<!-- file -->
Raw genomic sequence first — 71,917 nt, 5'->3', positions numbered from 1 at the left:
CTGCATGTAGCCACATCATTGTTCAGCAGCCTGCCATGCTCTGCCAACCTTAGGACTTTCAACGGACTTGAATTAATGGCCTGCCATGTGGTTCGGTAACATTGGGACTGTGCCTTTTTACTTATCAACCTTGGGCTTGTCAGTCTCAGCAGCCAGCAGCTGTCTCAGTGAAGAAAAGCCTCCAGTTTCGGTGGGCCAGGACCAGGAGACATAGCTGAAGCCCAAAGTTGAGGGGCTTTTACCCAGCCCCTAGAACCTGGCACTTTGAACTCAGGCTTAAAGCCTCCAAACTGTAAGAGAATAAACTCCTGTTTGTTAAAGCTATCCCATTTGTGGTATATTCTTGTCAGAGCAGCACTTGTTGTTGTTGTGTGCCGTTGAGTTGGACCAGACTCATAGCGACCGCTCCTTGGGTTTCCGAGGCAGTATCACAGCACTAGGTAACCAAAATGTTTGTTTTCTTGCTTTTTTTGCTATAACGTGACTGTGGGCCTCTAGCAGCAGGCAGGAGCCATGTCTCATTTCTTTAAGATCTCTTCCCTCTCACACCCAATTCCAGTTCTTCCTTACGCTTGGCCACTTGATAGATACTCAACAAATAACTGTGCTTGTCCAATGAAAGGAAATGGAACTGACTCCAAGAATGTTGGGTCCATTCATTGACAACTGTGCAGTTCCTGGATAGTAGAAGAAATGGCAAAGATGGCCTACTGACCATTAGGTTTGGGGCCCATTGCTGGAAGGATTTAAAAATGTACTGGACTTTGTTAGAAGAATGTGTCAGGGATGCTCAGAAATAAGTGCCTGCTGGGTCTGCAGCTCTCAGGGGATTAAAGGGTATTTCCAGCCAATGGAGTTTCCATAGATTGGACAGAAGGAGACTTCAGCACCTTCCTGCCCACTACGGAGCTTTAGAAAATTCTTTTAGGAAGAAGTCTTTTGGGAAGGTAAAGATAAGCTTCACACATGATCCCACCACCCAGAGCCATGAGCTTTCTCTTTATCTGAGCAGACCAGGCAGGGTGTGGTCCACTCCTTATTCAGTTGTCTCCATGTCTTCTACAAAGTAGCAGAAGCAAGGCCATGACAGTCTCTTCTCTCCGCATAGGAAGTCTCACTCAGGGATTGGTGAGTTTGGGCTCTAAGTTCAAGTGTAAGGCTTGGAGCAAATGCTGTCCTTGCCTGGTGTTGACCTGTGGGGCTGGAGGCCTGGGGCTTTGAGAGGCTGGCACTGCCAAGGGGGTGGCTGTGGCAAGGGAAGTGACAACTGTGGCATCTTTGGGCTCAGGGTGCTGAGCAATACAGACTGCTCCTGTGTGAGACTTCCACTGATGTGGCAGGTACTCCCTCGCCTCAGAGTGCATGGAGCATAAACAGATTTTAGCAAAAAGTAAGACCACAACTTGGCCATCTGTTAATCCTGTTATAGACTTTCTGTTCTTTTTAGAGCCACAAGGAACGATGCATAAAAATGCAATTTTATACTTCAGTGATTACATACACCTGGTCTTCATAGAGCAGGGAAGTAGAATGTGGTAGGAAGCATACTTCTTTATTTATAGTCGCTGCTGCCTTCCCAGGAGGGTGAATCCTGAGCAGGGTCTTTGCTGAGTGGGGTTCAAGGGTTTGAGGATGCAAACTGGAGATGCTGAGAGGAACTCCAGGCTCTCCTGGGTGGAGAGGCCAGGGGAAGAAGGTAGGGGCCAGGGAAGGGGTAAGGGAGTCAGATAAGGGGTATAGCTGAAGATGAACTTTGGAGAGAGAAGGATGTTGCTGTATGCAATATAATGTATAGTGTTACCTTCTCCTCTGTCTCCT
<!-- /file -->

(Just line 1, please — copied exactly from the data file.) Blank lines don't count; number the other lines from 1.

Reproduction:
Raw genomic sequence first — 71,917 nt, 5'->3', positions numbered from 1 at the left: